He thinks he is above all of that and equal to (peers) with longer term/permanent workers who are all actually senior to him.

        If he gets into and graduates med school and becomes a doctor, I can see him as one of those doctors that condescends to their patients because they know better than the patient, whose body it actually is, because “ I’m a physician.”

        Reply
        1. Jenn

          My Dad is a doctor and there is a lot of administrative stuff involved. He has admin staff, but he still has to do his part of the dictations and medical records. I have yet to encounter a job that doesn’t involve a little grunt work.

          Reply
          1. Tardigrade

            This. There’s plenty of documentation that the MD is the only one who can complete, whether they think that’s below them or not.

            Reply
        2. Lady Ariel Ponyweather

          If he gets into and graduates med school and becomes a doctor, I can see him as one of those doctors that condescends to their patients because they know better than the patient, whose body it actually is, because “ I’m a physician.”

          So, 90% of the doctors women and minorities deal with, then.

          But yeah, this doesn’t bode well for his career at all. Every job has aspects that are boring or repetitive. You do them because they’re necessary and, you know, part of the job. If this joker doesn’t make it to med school, he’s going to get the shock of his life when he’s forced into a ‘lowly’ position. OP can be a good friend and tell him he needs to change, but he might be someone who has to learn the hard way.

          In all seriousness, I hope he does change, at least for the sake of future patients.

          Reply
        3. Mike C.

          I don’t think we need to go so far as to pretend that medical experts aren’t actual experts in their field. I get that there are may complicated issues that certain groups face but taking an anti-intellectual route isn’t a good solution.

          I go to a doctor specifically because they know more than I do about medicine. For the same reason I hire a plumber or a barber. They know more than I do in their fields and I’m paying them for their expertise.

          Reply
          1. ThankYouRoman

            I am with you mostly.

            Please remember doctors are highly educated and skilled professionals but expert is pushing it for most run of the mill physicians. They have medical “opinions” and this is why it’s important to get multiple ones for complex issues.

            My GP ended up knowing more quirks about my non complex condition than an OBGYN who’s supposed to specialize in women’s reproduction systems.

            It’s like law. A ton of specialties, very small over laps and even within the same firm many are ones you never trust with your case.

            Unlike a skilled profession like plumbing who only focus on something that doesn’t vary nearly as much as medicine.

            Reply
          2. Beehoppy

            I don’t think anyone is saying the doctors aren’t experts in medicine, but if they don’t LISTEN to their patients and believe them when they share their symptoms, then even the smartest, most educated doctor won’t be able to make the correct diagnosis.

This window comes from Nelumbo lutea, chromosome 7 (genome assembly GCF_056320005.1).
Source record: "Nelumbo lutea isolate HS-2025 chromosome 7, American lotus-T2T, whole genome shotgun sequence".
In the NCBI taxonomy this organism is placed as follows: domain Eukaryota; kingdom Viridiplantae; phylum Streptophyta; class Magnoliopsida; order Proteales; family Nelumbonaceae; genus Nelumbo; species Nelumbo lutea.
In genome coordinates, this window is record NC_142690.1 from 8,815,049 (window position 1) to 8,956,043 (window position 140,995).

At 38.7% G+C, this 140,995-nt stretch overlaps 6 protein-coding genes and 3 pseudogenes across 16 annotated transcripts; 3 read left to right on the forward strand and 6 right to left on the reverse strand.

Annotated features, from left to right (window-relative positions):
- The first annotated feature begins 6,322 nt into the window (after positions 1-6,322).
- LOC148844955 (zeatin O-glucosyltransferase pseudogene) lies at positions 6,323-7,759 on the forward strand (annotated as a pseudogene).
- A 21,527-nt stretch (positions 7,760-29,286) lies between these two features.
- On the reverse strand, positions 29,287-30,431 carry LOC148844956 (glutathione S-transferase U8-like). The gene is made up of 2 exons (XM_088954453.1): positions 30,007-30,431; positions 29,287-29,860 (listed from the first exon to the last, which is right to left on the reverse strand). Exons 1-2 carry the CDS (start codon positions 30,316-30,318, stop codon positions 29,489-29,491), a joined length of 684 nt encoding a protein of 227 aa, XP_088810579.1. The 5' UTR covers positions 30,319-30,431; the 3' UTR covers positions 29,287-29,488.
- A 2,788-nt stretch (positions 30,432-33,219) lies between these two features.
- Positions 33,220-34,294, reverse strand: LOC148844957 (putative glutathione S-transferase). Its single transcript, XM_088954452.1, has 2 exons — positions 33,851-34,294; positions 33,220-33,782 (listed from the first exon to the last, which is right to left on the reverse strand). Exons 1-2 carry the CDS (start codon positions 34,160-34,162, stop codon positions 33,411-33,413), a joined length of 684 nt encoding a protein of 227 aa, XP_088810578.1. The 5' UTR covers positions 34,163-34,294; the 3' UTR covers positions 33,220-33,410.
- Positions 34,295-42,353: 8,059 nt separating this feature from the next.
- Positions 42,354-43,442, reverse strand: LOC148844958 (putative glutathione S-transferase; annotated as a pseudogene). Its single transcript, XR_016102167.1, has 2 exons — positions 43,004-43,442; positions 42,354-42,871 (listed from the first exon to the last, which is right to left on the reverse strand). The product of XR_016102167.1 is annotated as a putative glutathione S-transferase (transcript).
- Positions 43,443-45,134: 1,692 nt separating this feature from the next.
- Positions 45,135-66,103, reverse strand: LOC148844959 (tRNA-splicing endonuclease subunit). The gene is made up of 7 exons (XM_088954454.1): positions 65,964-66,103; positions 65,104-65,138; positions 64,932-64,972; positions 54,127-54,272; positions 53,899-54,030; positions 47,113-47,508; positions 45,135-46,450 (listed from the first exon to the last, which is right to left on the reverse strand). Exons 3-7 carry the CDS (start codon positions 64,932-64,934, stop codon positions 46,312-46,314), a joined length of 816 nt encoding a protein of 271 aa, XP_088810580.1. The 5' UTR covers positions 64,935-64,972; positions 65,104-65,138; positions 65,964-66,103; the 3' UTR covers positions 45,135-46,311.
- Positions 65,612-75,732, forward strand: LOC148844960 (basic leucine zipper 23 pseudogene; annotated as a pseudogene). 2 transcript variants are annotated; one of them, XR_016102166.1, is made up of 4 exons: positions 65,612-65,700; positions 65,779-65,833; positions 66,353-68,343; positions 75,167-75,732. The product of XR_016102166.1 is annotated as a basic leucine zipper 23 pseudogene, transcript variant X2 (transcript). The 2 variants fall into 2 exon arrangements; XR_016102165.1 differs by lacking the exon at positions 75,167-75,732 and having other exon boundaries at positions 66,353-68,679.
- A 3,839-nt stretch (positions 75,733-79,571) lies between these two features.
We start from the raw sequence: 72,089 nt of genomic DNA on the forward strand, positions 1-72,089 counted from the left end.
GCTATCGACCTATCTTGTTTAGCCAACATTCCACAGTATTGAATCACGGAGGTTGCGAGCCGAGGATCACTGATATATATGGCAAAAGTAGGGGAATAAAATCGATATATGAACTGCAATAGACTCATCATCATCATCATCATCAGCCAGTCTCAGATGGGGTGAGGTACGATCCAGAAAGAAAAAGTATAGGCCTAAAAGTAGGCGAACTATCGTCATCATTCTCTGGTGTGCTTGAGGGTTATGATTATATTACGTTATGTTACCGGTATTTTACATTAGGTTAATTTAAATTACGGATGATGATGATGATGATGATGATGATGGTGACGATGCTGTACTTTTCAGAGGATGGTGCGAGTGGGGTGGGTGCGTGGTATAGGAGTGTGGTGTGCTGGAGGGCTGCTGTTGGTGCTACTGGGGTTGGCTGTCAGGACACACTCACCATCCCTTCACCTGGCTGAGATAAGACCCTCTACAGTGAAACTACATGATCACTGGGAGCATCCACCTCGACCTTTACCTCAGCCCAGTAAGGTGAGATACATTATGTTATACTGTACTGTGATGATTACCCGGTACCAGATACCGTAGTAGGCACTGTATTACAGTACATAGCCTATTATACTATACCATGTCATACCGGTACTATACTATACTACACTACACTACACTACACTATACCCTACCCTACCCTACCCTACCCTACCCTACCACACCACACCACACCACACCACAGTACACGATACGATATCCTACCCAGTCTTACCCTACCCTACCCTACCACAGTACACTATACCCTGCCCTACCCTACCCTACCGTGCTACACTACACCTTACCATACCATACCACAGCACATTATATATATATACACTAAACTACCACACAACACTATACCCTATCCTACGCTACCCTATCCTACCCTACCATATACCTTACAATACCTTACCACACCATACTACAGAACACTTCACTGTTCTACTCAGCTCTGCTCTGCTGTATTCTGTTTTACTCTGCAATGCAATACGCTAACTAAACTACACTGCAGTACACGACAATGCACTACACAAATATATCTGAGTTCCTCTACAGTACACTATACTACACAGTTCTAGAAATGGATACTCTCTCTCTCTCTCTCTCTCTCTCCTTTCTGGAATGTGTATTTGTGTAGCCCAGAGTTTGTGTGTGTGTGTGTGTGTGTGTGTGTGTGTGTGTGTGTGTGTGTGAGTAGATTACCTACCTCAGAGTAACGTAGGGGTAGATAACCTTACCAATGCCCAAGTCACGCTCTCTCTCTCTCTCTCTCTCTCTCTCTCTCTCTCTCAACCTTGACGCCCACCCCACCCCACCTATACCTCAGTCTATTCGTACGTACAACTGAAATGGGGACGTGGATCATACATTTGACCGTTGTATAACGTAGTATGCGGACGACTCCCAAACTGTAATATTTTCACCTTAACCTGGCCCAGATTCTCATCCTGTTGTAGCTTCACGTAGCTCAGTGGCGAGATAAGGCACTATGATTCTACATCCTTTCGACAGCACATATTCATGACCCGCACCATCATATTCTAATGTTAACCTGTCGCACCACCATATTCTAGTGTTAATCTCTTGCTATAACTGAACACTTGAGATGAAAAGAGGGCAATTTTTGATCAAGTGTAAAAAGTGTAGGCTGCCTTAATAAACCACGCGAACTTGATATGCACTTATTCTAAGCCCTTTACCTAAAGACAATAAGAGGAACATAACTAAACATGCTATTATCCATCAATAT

Reply
            1. Nita

              They’ll still get paid for the visit. And the follow-up visits because the patient is still sick. So unless they care about the patient out of the goodness of their heart, there’s no incentive to listen. It takes a lot for the not-listening to become a provable malpractice case, and anything less is par for the course.

              Reply
              1. Mike C.

                This is rather conspiratorial. Even if your logic was correct, the continually sick people would start seeking out other doctors rather than the one who doesn’t seem to be helping.

                Reply
                1. Jennifer Thneed

                  Yup, and yet that doesn’t seem to happen often. The second opinions, I mean. There’s a reason the Washington Post has a regular column about people who had medical mysteries, usually for decades, before they get correctly diagnosed.

            2. n

              This. I’ve seen doctors be completely dismissive of patient’s symptoms and conditions. My friend has epilepsy and I once accompanied her to the ER for a seizure. She was in the middle of a seizure and the doctor was standing there, watching her, saying, “that doesn’t look like a seizure to me. I don’t think you have epilepsy.”

              Reply
          3. Elfie

            This may well be the case, in terms of medical knowledge, but lets not forget that the patient is the expert in THEIR condition.

            Reply
          4. MM

            The types of doctors being talked about here are the ones who are being anti-intellectual, in that they are not interested in what the patient has to say or report about their condition. It’s an incurious attitude that favors formal, already-acquired knowledge over immediate data–practicing medicine as a box-ticking exercise instead of a scientific practice with major interpersonal components. People die this way.

            This is not to say that there is no value in that formally-acquired knowledge. Of course there is. But this is why medicine is a *practice*: one has to do it in concert with the patients.